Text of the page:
But it is also, of course, a scientific story – one that, for me at least, began in perhaps one of the most mundane circumstances imaginable: developing computer simulations to probe the structure of amorphous materials.

For it must be admitted that even those who do have a technical background often fall victim to the same sort of closed-mindedness that math phobic high school students are prone to – with even less justification.

When I was a physics student, it was hard to think of a more boring scenario than examining crystallographic patterns of the structure of materials. After all, I went into physics to discover big, bold, fundamental ideas about the nature of the universe, which seemed about as far away from crystallography as you could possibly imagine.

This was hardly an uncommon view in physics departments back then, and likely still persists today. Those at the very top of the intellectual hierarchy are the so-called foundational theoretical physicists whose day jobs consist of grappling with the abstract mathematical subtleties of cosmology and particle physics (and often, as it happens, both simultaneously).

Paul Steinhardt, as it happens, can play that card too. One of the pioneers of the theory of inflationary cosmology (and now, as it happens, one of its harshest critics, as can be seen in the separate Ideas Roadshow issue Inflated Expectations: A Cosmological Tale), Paul’s intellectual pedigree is clearly beyond any facile hierarchical distinctions that he himself routinely dismisses.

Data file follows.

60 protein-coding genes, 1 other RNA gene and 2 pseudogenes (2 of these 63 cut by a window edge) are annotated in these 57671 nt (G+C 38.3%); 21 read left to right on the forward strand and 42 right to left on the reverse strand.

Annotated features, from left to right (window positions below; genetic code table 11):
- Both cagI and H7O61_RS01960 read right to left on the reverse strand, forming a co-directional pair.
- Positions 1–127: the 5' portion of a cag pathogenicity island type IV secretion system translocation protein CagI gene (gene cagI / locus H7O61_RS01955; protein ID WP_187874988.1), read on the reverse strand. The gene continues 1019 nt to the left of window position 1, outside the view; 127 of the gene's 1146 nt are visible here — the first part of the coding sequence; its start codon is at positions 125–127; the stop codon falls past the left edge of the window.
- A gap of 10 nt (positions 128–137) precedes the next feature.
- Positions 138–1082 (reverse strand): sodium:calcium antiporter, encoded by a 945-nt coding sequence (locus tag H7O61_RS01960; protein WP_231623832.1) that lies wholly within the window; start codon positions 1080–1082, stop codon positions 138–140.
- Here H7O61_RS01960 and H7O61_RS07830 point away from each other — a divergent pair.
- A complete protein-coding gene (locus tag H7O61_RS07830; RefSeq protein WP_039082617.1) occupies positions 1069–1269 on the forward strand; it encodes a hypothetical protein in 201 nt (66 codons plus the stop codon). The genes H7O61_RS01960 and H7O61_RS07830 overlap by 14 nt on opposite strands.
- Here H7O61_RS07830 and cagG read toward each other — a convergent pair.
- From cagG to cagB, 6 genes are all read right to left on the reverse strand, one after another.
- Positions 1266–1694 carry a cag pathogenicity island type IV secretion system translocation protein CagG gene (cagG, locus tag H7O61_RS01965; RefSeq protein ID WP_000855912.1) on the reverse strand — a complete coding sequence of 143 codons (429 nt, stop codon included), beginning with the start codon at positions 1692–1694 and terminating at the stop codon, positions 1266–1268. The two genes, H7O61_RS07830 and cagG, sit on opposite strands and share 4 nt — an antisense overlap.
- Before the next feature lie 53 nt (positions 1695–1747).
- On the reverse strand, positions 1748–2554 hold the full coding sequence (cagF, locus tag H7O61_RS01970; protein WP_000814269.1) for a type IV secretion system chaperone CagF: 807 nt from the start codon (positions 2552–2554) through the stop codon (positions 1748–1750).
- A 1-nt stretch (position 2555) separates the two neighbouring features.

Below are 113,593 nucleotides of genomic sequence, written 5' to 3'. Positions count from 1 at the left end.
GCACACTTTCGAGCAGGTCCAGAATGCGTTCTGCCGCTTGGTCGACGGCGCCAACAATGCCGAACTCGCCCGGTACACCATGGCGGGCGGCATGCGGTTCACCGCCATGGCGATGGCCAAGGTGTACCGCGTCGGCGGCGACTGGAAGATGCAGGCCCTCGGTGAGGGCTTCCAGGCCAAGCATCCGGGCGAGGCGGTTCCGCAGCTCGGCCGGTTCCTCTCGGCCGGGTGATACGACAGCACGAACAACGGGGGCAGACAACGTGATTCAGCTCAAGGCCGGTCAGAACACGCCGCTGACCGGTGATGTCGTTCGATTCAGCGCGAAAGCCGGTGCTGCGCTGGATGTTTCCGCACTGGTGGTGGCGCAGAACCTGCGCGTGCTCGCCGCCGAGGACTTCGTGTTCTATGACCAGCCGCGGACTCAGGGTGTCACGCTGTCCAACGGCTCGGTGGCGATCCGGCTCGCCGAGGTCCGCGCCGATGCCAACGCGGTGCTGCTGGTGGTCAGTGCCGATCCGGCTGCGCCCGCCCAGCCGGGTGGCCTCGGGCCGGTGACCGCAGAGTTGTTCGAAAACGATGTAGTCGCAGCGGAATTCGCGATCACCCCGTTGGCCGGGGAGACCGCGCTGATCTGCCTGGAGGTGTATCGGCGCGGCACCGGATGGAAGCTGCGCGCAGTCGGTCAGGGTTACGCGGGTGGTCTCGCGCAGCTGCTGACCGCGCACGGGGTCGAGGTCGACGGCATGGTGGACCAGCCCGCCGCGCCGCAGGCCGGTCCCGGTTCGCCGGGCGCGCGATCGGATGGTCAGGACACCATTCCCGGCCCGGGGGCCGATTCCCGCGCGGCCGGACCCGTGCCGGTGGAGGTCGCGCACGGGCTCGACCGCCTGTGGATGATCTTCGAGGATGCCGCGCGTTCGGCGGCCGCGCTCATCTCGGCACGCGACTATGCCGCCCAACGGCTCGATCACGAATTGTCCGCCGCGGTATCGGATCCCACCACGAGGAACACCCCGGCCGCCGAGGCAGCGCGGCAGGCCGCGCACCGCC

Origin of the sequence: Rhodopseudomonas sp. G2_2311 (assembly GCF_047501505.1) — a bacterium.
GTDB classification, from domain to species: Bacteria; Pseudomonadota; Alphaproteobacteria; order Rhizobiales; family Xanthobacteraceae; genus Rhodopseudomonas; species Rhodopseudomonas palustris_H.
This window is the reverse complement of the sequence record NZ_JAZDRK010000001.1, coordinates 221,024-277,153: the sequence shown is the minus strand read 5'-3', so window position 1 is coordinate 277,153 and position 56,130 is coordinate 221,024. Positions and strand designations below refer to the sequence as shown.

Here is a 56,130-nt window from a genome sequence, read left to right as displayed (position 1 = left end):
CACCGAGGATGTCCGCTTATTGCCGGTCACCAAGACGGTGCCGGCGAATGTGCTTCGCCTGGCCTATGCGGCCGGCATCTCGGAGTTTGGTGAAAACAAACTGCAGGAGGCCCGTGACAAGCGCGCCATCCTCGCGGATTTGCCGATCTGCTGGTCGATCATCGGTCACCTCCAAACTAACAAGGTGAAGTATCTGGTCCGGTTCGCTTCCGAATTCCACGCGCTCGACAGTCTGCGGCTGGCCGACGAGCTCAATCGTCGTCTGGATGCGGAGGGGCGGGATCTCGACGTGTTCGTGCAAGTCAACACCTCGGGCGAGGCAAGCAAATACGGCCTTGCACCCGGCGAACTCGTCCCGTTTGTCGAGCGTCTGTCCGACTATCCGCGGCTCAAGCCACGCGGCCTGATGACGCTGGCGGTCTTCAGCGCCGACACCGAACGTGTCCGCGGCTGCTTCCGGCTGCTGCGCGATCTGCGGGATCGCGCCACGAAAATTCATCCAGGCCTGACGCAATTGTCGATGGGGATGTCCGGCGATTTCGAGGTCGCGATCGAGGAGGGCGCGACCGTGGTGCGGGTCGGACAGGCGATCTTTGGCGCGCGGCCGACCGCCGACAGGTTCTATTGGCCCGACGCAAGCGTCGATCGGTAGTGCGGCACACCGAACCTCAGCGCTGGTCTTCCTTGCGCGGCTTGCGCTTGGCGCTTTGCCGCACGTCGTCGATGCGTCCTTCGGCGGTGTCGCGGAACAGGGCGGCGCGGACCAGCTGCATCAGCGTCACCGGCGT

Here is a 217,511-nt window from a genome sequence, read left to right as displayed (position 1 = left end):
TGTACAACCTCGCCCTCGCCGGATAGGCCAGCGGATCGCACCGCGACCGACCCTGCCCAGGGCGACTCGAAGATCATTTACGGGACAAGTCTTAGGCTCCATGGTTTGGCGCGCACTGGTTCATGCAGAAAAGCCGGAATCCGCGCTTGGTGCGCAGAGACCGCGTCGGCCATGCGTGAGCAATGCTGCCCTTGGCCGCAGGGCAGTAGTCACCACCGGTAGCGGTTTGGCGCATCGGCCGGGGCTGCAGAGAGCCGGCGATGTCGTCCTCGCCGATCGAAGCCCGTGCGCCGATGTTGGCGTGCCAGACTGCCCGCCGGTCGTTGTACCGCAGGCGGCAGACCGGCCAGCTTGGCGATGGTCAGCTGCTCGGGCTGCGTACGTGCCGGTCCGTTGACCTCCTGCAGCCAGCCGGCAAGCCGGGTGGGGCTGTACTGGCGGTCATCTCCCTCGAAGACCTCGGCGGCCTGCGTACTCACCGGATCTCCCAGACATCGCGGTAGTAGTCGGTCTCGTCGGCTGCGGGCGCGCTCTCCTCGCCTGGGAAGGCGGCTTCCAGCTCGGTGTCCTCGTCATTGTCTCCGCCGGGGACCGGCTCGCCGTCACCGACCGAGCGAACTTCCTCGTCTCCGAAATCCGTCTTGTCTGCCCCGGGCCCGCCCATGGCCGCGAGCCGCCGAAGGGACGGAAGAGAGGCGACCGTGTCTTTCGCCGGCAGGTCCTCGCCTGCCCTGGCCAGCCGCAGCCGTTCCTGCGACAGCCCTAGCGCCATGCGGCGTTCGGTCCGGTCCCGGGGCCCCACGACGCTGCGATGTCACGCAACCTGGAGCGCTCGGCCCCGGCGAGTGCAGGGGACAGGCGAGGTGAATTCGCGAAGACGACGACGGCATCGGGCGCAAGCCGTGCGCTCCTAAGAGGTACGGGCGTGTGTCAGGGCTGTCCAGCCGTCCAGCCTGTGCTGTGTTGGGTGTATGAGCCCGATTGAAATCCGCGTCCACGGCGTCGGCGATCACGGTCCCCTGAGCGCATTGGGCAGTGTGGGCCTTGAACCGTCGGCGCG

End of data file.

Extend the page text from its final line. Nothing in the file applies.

“I want to discover something new. I don’t actually care that much what the field is, but I want it to be an exciting discovery in something new.”

It’s true, of course, that science and mathematics can sometimes be complicated. But there are also times when we make it seem much more complicated than it is.

This is one of those times. A simple solution for anyone puzzling over how to make science “engaging” to her students is simply to point them towards the many compelling tales of discovery that are out there. Not all, of course, are as continuously captivating as Paul’s quasicrystal experience, but there is no shortage of magnificent stories to intrigue, entertain, and inspire.

All we have to do is listen.

===

As part of our Holiday Season special, the one-hour videos, Indiana Steinhardt and the Quest for Quasicrystals Part 1 and 2, are freely available on our website landing page until December 26.

For a complete list of Ideas Roadshow videos with Paul, click here. Meanwhile, two separate Ideas Roadshow eBooks with Paul are available on Amazon: Indiana Steinhardt and the Quest for Quasicrystals and Inflated Expectations: A Cosmological Tale. 

The podcast of Part 1 of Indiana Steinhardt and the Quest for Quasicrystals is now freely available on iTunes.

All Ideas Roadshow videos are available for individual purchase or by subscription ($10/month, $100/year), while all eBooks are available for purchase on Amazon.  Institutional subscriptions are offered through our Academic, School and Public Library portals.